Female doctor makes vaccination to woman. They are wearing a protective face masks.

Can employers mandate the COVID-19 vaccine?

Victoria Quayle, ||

It is no secret by now that a vaccination against COVID-19 has been in the works globally for a while. In Australia, Health Minister Greg Hunt has indicated that we can expect to see the vaccine by March 2021. This means that it is time for employers to start thinking about what implications this might have for their workplace, namely, can or should an employer require its employees to get the vaccine?

Currently, employers can make directions for employees to have specific vaccinations against common illnesses when they are working in high-risk environments, such as health or aged care. As a result of the COVID-19 pandemic, employers more broadly have been faced with unfamiliar risks and circumstances that have challenged the standards and rationale applicable to health-related directions in the workplace.

Fundamentally, employers will be able to issue a direction for employees to be vaccinated.

However, employers will have to apply the ‘lawful and reasonable’ standard to all directions made in this respect. That is, employers will have to ask themselves whether the vaccination is necessary to eliminate or minimise a realistic risk of COVID-19 infection in the workplace, to the extent reasonably practicable and consistent with the employer’s existing legal obligations.

The question of reasonableness in this context must be asked on a case-by-case basis, considering a variety of factors, including:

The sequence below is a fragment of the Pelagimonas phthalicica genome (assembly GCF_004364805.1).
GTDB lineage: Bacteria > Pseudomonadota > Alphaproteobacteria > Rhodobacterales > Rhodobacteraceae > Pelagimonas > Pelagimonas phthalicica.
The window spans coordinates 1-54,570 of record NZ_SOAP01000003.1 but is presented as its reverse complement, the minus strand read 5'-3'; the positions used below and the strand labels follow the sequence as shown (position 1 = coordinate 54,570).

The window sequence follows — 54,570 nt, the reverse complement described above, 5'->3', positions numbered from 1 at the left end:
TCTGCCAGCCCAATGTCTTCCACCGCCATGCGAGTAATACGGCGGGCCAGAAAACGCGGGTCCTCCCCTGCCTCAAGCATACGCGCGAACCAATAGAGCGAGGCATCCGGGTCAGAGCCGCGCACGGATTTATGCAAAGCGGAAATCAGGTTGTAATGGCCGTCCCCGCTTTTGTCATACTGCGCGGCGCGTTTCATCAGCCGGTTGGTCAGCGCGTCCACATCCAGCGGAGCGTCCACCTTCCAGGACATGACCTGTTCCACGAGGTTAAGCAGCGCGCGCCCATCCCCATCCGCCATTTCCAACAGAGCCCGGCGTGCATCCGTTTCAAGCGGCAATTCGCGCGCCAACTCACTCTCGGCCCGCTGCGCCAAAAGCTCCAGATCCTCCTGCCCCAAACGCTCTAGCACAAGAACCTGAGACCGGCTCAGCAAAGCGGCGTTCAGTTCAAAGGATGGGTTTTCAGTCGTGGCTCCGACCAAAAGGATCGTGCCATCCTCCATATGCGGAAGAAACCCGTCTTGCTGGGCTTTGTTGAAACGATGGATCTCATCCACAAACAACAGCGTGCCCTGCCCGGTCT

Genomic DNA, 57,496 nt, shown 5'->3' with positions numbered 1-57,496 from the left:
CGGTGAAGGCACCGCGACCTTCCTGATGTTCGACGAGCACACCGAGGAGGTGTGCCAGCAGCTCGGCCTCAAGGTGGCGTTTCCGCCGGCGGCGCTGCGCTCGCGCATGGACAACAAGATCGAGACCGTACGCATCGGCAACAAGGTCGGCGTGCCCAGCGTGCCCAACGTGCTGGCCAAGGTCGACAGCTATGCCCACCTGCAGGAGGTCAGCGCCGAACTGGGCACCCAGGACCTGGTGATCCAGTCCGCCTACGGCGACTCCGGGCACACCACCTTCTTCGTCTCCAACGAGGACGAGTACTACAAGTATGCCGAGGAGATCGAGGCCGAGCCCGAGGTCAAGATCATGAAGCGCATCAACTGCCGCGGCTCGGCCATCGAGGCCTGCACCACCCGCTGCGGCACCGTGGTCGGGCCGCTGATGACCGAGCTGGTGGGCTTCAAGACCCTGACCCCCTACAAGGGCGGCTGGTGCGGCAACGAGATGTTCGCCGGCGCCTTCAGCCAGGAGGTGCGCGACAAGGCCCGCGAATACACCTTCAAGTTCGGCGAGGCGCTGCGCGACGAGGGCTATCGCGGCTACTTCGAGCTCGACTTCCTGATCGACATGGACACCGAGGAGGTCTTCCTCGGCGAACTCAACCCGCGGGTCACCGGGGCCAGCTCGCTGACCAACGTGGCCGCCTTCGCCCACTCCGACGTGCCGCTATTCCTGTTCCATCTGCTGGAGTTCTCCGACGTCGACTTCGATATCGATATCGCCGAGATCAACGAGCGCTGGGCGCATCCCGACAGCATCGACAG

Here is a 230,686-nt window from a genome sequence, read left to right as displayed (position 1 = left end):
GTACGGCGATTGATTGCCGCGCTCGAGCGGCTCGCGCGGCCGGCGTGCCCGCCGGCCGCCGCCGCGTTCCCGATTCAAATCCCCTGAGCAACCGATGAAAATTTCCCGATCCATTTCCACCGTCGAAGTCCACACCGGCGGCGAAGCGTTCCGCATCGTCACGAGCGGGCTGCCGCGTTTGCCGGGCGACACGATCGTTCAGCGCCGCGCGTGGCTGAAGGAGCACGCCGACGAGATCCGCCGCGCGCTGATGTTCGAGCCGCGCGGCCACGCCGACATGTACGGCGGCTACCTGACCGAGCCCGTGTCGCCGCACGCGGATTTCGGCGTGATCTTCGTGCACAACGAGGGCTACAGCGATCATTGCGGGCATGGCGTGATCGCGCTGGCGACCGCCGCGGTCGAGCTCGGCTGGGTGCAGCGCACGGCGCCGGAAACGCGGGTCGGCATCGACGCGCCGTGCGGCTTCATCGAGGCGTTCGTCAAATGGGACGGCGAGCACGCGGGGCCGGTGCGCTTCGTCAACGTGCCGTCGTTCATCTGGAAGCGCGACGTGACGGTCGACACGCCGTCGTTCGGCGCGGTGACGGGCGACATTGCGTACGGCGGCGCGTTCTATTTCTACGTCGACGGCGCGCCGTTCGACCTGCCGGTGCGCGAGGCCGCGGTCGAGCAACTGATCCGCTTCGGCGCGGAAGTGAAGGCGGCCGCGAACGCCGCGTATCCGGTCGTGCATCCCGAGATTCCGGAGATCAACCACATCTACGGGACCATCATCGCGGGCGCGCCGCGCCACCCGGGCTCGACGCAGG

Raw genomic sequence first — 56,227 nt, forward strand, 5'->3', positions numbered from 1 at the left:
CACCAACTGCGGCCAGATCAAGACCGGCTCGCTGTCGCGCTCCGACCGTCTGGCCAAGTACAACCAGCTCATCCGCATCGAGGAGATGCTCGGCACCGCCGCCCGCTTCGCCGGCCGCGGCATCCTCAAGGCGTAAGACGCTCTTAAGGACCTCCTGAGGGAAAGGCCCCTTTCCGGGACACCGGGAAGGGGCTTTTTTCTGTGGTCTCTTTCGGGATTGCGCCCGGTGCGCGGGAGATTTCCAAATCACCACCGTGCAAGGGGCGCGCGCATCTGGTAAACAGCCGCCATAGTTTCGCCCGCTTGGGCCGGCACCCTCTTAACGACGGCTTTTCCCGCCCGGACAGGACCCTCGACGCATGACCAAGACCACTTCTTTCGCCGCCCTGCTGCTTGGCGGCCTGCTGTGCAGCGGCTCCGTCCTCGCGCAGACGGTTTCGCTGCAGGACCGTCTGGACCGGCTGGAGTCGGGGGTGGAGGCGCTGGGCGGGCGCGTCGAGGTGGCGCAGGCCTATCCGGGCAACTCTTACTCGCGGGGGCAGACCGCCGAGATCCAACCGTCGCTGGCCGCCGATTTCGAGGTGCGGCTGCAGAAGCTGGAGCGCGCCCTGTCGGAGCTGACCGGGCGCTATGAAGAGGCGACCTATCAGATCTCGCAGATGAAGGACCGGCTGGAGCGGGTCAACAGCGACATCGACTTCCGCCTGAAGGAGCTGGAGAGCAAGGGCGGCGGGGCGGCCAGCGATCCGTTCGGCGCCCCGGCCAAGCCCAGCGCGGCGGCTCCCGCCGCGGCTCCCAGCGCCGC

• the nature of work being performed by particular employees;
  • the nature of the clients and other stakeholders;
  • whether employees can work remotely;
  • the advice and requirements of government and medical bodies at the time;
  • how advanced and successful the vaccination is at the particular time; and,
  • any other related circumstances.

Due to the individual nature of reasonableness, there is currently no (and will likely not be) a single correct approach with respect to whether an employer should direct employees to get the vaccination. Accordingly, employers should reasonably expect some push-back if they issue the direction. Reasons for objection may include but are not limited to, for example, human rights, political or religious implications; or a genuine medical or health reason raised under the advice of a medical practitioner.

Enforcement of a direction to be vaccinated will also be based on an assessment of the reasonableness of the direction in the circumstances, considering the personal circumstances of the employee and whether a safe working environment can be provided to the employee without the vaccination.

As an alternative approach to the vaccination, employers should not forget that they have the option of recommending or encouraging the COVID-19 vaccination to employees. By doing so, the employer indicates to employees that they support their staff getting the vaccination, but it is unenforceable, and employees may exercise their discretion to either get the vaccination or not to get it.

Given that the COVID-19 vaccination and its workplace implications are such unfamiliar grounds for all involved, it is extremely likely that the approach presently favoured will evolve further with the body of knowledge supporting the leading vaccinations. Readers should watch this space for more information.

If you require assistance with any of the above, please don’t hesitate to contact a member of Coleman Greig’s Employment Law team, who would be more than happy to assist you today.


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